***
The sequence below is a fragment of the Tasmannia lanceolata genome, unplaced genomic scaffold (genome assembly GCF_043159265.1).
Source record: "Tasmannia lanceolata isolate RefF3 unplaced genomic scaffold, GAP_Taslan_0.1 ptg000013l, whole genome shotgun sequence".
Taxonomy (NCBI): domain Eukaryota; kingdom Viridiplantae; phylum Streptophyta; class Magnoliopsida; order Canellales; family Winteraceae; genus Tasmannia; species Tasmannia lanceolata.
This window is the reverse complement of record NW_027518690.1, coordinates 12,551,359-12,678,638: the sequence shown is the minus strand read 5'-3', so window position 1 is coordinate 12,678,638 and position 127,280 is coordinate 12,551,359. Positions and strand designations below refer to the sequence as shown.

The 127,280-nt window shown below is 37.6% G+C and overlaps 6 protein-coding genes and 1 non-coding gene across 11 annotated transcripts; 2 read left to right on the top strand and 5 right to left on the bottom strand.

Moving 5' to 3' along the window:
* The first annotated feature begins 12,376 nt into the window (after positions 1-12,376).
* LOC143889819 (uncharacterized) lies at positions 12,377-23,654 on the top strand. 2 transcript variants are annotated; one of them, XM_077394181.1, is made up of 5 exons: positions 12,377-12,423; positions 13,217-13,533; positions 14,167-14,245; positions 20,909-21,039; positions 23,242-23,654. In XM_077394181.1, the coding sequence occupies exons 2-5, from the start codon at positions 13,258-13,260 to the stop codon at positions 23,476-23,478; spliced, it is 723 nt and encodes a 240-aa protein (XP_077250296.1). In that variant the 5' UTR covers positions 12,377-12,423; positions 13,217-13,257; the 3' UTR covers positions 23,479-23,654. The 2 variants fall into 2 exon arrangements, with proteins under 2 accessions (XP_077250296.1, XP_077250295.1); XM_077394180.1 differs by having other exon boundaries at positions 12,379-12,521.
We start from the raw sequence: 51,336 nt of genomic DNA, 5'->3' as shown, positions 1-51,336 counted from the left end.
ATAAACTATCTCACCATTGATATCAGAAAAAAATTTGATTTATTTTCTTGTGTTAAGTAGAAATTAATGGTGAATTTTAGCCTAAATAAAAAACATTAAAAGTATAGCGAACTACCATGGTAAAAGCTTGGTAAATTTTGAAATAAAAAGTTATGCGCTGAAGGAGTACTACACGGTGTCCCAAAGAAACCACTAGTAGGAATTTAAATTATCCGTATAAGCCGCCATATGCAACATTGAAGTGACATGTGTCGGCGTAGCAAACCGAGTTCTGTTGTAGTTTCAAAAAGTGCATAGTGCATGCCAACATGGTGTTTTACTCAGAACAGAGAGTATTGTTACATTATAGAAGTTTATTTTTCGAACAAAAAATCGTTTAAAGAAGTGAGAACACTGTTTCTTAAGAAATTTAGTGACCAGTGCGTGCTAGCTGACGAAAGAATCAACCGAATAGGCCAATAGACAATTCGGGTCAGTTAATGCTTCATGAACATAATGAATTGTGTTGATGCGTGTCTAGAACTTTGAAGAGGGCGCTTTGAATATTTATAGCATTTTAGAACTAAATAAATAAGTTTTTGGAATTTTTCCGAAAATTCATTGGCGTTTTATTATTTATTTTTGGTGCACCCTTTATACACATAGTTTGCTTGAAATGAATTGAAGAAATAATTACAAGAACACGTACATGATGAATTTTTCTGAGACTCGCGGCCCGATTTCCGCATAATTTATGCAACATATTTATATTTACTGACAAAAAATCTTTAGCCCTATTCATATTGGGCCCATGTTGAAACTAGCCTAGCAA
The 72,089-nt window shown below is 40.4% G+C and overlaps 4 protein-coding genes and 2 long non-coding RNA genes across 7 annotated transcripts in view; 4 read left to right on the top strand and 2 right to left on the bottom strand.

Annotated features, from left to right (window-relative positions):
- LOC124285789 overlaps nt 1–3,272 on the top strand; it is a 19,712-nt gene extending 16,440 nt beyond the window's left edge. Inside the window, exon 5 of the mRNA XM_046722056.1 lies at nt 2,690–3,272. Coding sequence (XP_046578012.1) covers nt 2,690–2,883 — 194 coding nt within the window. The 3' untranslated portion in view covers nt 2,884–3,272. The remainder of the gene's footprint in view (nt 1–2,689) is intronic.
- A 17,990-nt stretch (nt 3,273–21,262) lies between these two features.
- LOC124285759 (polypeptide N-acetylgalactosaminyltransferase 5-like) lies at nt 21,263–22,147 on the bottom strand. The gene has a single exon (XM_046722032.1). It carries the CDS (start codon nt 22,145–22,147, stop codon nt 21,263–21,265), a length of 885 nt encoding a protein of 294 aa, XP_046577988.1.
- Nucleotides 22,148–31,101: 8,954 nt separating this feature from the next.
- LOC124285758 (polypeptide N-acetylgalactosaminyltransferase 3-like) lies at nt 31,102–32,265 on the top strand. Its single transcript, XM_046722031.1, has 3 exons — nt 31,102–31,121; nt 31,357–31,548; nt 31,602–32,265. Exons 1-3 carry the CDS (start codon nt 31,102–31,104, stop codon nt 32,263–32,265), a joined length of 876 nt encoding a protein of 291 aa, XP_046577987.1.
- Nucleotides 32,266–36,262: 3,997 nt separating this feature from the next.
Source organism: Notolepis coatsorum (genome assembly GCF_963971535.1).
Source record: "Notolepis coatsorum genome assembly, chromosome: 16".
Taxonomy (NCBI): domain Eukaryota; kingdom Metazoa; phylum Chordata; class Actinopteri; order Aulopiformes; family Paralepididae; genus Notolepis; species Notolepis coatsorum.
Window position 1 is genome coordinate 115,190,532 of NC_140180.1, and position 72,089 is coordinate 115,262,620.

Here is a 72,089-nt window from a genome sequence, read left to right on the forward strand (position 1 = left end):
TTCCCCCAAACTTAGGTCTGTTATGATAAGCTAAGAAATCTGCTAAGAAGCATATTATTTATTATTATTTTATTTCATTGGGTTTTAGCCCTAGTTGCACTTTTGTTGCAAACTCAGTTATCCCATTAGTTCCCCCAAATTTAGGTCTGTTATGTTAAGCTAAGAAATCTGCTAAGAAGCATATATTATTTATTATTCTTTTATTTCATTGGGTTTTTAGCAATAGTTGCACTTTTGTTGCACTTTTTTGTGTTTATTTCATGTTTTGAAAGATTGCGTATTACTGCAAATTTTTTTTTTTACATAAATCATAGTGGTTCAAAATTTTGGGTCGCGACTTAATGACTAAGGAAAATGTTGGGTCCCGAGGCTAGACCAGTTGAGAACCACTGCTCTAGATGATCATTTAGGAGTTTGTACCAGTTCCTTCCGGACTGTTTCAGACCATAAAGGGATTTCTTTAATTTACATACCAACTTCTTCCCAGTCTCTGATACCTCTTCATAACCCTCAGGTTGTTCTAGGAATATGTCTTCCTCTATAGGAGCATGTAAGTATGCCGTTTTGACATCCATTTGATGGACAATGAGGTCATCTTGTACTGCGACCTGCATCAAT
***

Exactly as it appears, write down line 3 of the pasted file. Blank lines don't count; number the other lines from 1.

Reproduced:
Taxonomy (NCBI): domain Eukaryota; kingdom Viridiplantae; phylum Streptophyta; class Magnoliopsida; order Canellales; family Winteraceae; genus Tasmannia; species Tasmannia lanceolata.